Source: Stocksnap’s Chattersnap
With rates of mental illness among young people soaring across America and the lack of professionals to treat them, young people often have to turn to their devices for help.
And just as parents and other caring adults encourage people to seek help when things go wrong, many young people simply don’t know where to turn and how to get help. I don’t know So it’s not enough to just say, “Find someone to help you,” but rather it must be accompanied by a strategy of what you say to whom.
according to University Hospital (2023),
Mental health status of children, teens and young adults – specifically: depression, anxiety, substance abuse Obstacles and Worrying Trends suicide – A growing problem in this country… This problem existed long before COVID, but now the pandemic has created risk factors such as isolation and overdose. screening time May be elevated and parents should be extra careful.
The role of social media cannot be overstated.In fact, January 2023 Research from the University of North Carolina found adolescent participants
People engaging in habitual checking behaviors showed greater emotional salience, motivation, and cognitive control in anticipating social rewards and punishments compared with those engaging in non-habitual checking behaviors. showed distinct neurodevelopmental trajectories within brain regions containing networks.
In other words, students who regularly check social media may be more prone to peer feedback and hypersensitivity, and may have poor impulse control and regulation.
What should I look for? Here are some signs that it’s time to seek help. Most of it comes down to “change”.
Change markers include mood, sleep, school performance, dietfriendships, and overall physical health.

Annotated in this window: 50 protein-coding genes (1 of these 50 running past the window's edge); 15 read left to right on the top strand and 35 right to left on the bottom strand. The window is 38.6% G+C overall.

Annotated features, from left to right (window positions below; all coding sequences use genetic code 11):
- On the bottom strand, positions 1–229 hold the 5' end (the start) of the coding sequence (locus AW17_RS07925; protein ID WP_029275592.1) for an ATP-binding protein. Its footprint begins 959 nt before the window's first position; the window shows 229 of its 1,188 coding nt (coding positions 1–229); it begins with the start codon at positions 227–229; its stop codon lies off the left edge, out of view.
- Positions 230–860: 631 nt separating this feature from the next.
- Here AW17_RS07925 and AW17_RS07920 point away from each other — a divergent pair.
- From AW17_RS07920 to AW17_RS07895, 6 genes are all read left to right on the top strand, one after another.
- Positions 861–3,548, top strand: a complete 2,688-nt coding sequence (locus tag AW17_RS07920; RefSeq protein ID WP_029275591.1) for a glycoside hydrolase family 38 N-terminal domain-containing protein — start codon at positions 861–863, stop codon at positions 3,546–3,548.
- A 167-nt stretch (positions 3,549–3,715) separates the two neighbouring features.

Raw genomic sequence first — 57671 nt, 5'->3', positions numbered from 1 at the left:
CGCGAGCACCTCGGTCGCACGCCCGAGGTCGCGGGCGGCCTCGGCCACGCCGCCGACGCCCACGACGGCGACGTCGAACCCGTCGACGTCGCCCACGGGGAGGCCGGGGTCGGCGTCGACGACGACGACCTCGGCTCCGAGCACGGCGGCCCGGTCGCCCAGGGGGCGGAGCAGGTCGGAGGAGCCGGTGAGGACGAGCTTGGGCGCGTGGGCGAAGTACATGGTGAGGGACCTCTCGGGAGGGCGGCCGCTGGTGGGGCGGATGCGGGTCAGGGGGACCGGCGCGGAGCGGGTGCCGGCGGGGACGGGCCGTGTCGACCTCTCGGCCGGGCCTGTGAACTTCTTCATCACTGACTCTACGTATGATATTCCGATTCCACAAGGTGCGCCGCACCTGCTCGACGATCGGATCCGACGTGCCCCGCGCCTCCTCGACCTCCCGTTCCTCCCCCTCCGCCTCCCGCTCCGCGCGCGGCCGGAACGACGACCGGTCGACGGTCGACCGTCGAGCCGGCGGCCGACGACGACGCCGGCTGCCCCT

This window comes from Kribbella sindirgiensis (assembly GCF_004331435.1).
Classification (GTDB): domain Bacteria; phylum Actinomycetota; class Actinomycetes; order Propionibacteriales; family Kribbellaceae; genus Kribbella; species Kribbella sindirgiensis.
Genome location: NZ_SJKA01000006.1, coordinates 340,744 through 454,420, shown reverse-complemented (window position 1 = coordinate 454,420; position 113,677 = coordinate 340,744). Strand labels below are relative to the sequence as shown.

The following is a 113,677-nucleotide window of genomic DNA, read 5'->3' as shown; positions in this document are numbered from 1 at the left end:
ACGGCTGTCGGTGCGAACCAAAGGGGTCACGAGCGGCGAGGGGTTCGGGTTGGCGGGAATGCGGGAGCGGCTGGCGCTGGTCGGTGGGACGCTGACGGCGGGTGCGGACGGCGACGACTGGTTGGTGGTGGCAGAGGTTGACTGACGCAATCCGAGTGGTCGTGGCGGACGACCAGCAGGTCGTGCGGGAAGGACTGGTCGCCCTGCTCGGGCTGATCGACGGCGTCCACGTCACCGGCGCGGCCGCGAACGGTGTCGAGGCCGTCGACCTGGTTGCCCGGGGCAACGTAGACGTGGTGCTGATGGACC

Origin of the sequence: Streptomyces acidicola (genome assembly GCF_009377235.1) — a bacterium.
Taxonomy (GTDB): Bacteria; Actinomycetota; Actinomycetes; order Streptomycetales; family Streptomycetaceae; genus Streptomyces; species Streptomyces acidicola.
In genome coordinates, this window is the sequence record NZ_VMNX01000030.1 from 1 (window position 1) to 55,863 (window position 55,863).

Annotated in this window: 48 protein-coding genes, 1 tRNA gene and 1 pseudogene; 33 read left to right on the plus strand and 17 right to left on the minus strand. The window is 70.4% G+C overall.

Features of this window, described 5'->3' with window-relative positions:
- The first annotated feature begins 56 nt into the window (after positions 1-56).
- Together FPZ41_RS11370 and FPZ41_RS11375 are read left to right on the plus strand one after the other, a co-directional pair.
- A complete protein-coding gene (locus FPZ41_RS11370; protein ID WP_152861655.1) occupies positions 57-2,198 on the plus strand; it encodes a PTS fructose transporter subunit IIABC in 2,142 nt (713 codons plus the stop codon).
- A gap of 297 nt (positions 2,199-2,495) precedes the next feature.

Two young people, Cameron Gray, 21, and Katie Klein, 18, shared their journey to help.
Here’s what Cameron had to say.
let me draw a picture for you I was a sophomore on a college campus for the first time, thousands of miles away from home and trying to navigate a long distance relationship.When this relationship finally came to an end, it was time for the next baseball season. athletehad to prove himself in every practice to become a starter. stress Coursework and the end of a long-term relationship. i was confused.
I lost a part of myself that I don’t know how to get back. It was a very poor season with very few wins, but that was the hardest thing mentally. Classes, practices and games follow after waking up in the pre-sunrise lift.i had to find motivation Spending my days trying to process my relationship.
This feeling of not being able to wake up and feel ‘right’ was a new experience for me. Like most people, I hated how I was feeling in this situation, so I immediately started finding ways to get help. I am very close to my family and they have provided help and insight. It was at least helpful, but it wasn’t just my parents and siblings telling me it was okay.
I contacted the school’s counseling office to try and find a therapist to talk to. So I reached out to a therapist my father had recommended and began weekly sessions throughout the spring. I got
These two people have greatly helped me on my journey to peace of mind. This support, mixed with loving and caring friends who would talk to me and not necessarily give me advice, but just listen, was one of the most helpful. I was able to go home and focus on what I wanted to do.
The mixture of baseball, school, and my inability to handle past relationships sent me to a dark place. It wasn’t until I got home that summer.
Katie’s story is different, but not so important!